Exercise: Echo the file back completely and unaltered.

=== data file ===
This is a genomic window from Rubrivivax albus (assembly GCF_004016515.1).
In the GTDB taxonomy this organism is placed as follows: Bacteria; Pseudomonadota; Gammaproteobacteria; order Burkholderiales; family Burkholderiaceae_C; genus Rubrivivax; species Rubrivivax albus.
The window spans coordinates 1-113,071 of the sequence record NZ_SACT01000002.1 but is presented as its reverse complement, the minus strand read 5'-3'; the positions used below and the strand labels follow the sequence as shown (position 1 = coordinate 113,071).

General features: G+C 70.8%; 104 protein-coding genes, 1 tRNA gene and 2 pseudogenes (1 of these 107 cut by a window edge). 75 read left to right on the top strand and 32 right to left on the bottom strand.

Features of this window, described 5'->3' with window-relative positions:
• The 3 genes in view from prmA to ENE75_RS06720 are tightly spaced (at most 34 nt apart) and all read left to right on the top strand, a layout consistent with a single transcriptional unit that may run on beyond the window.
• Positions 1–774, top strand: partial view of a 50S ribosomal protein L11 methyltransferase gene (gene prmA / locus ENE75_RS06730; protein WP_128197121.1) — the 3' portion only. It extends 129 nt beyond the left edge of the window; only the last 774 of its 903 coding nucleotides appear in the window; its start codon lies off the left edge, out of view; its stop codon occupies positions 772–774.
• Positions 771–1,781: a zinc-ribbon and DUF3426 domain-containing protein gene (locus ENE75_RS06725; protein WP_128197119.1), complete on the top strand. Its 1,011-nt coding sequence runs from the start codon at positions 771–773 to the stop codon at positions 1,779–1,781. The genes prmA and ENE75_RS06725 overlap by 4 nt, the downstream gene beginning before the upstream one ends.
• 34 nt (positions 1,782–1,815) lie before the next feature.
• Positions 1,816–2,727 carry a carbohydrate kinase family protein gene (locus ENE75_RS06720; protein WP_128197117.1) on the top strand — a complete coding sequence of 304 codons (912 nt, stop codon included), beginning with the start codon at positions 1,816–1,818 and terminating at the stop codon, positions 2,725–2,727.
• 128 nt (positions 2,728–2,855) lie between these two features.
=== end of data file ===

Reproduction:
This is a genomic window from Rubrivivax albus (assembly GCF_004016515.1).
In the GTDB taxonomy this organism is placed as follows: Bacteria; Pseudomonadota; Gammaproteobacteria; order Burkholderiales; family Burkholderiaceae_C; genus Rubrivivax; species Rubrivivax albus.
The window spans coordinates 1-113,071 of the sequence record NZ_SACT01000002.1 but is presented as its reverse complement, the minus strand read 5'-3'; the positions used below and the strand labels follow the sequence as shown (position 1 = coordinate 113,071).

General features: G+C 70.8%; 104 protein-coding genes, 1 tRNA gene and 2 pseudogenes (1 of these 107 cut by a window edge). 75 read left to right on the top strand and 32 right to left on the bottom strand.

Features of this window, described 5'->3' with window-relative positions:
• The 3 genes in view from prmA to ENE75_RS06720 are tightly spaced (at most 34 nt apart) and all read left to right on the top strand, a layout consistent with a single transcriptional unit that may run on beyond the window.
• Positions 1–774, top strand: partial view of a 50S ribosomal protein L11 methyltransferase gene (gene prmA / locus ENE75_RS06730; protein WP_128197121.1) — the 3' portion only. It extends 129 nt beyond the left edge of the window; only the last 774 of its 903 coding nucleotides appear in the window; its start codon lies off the left edge, out of view; its stop codon occupies positions 772–774.
• Positions 771–1,781: a zinc-ribbon and DUF3426 domain-containing protein gene (locus ENE75_RS06725; protein WP_128197119.1), complete on the top strand. Its 1,011-nt coding sequence runs from the start codon at positions 771–773 to the stop codon at positions 1,779–1,781. The genes prmA and ENE75_RS06725 overlap by 4 nt, the downstream gene beginning before the upstream one ends.
• 34 nt (positions 1,782–1,815) lie before the next feature.
• Positions 1,816–2,727 carry a carbohydrate kinase family protein gene (locus ENE75_RS06720; protein WP_128197117.1) on the top strand — a complete coding sequence of 304 codons (912 nt, stop codon included), beginning with the start codon at positions 1,816–1,818 and terminating at the stop codon, positions 2,725–2,727.
• 128 nt (positions 2,728–2,855) lie between these two features.